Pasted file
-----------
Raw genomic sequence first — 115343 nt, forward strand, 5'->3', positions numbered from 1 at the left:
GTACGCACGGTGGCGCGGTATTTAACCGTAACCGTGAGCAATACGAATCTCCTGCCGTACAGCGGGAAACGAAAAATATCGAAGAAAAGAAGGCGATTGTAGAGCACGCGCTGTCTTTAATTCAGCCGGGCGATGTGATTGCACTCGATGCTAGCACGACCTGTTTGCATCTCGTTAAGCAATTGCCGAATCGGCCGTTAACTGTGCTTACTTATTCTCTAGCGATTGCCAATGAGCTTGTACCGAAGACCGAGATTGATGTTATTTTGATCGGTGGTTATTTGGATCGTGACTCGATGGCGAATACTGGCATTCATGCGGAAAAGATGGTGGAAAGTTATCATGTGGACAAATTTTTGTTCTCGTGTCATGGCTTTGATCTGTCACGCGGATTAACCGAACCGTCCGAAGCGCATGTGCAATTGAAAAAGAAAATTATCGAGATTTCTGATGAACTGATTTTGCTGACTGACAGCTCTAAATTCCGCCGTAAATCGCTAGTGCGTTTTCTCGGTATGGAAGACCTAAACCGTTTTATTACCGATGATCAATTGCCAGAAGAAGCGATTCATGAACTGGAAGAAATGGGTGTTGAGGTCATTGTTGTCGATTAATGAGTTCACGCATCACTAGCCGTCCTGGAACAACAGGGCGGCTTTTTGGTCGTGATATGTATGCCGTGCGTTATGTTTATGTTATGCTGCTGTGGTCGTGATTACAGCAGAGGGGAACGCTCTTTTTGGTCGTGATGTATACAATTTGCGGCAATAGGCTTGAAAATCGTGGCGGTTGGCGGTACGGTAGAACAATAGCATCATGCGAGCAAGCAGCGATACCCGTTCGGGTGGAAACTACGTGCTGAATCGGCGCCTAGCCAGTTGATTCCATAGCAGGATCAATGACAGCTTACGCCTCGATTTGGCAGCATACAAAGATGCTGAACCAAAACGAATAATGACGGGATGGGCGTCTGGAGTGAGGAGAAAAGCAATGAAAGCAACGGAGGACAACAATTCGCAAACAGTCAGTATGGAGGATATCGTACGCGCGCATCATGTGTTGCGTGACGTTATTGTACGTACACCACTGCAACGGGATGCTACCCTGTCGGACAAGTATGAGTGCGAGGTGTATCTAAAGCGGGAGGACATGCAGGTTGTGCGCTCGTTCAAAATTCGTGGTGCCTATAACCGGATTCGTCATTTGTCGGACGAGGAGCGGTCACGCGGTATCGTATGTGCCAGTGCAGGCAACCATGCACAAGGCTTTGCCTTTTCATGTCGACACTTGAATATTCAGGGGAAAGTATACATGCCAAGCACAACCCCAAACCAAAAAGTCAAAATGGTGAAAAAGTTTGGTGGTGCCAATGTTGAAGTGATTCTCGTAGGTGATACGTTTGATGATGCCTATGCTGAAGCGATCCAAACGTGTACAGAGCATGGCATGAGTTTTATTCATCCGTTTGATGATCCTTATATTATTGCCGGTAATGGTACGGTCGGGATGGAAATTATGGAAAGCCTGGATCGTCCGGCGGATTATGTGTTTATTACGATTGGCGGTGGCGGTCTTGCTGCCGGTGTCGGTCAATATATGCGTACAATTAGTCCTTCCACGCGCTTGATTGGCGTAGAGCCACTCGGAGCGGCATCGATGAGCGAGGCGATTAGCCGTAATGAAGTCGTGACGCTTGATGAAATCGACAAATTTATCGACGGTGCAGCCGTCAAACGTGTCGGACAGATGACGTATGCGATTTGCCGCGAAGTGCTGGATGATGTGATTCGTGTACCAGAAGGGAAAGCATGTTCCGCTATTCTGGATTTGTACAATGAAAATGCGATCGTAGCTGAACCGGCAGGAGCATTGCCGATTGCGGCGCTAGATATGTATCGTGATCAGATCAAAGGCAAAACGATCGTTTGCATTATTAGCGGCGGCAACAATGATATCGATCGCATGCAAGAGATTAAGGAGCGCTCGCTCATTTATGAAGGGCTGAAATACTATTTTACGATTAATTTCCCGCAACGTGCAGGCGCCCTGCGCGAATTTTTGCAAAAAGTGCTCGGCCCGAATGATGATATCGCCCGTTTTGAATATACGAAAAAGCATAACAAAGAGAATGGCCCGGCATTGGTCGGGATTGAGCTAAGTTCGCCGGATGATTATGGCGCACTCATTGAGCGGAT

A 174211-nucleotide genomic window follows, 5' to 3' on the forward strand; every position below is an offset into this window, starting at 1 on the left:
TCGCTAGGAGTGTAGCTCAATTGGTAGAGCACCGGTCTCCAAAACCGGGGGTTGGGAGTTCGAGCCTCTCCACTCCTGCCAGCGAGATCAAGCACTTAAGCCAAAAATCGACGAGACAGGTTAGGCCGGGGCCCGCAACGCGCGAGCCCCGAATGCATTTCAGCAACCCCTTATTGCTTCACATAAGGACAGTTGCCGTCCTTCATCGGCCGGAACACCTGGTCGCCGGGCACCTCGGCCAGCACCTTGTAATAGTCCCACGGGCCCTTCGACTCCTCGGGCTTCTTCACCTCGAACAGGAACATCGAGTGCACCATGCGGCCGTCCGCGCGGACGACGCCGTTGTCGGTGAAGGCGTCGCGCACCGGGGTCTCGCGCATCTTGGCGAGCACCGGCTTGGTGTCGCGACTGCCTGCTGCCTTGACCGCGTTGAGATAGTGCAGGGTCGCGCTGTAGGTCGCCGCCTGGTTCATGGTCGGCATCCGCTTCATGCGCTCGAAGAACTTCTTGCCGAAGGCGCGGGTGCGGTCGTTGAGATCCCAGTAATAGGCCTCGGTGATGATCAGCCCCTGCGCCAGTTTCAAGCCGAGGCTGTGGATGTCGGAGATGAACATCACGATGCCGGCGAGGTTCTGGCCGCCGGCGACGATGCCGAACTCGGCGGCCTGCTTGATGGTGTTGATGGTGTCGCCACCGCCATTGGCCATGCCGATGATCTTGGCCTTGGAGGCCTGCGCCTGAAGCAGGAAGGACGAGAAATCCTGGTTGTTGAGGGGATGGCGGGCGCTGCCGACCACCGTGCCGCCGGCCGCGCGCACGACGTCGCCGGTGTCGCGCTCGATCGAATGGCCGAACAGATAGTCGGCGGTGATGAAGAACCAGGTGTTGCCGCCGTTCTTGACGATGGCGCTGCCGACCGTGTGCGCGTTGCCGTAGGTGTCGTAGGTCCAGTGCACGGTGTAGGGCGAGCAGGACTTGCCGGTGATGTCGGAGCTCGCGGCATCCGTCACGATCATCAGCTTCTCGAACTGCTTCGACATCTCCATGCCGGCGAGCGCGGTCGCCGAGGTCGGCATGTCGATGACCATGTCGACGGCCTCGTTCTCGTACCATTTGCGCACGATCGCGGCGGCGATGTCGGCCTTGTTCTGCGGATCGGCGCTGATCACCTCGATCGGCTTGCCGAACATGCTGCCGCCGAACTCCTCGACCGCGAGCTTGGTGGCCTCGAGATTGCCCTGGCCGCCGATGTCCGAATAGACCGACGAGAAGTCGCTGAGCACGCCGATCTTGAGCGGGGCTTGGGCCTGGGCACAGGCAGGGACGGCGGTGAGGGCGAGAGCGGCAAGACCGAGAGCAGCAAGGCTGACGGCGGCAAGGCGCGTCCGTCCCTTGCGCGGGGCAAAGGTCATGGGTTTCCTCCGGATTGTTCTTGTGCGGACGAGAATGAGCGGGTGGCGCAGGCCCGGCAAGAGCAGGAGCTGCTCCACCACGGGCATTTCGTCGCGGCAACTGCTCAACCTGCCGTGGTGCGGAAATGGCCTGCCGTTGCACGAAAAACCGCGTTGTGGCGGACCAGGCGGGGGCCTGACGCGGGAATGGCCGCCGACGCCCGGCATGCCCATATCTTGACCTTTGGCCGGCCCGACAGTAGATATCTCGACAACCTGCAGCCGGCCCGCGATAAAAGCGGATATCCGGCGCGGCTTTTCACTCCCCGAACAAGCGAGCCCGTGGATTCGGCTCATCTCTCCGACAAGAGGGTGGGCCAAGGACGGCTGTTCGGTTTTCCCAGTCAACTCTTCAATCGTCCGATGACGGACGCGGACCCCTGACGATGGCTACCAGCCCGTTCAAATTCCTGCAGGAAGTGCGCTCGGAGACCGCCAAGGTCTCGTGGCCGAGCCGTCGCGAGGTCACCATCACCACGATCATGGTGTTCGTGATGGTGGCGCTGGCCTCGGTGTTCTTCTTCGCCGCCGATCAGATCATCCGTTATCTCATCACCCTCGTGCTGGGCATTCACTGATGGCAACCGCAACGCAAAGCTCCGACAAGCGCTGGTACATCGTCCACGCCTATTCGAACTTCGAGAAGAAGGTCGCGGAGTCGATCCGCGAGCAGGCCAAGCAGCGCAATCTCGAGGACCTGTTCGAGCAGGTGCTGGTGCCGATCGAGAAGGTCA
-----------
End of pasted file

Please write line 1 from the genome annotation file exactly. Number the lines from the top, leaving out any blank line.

Raw genomic sequence first — 115343 nt, forward strand, 5'->3', positions numbered from 1 at the left: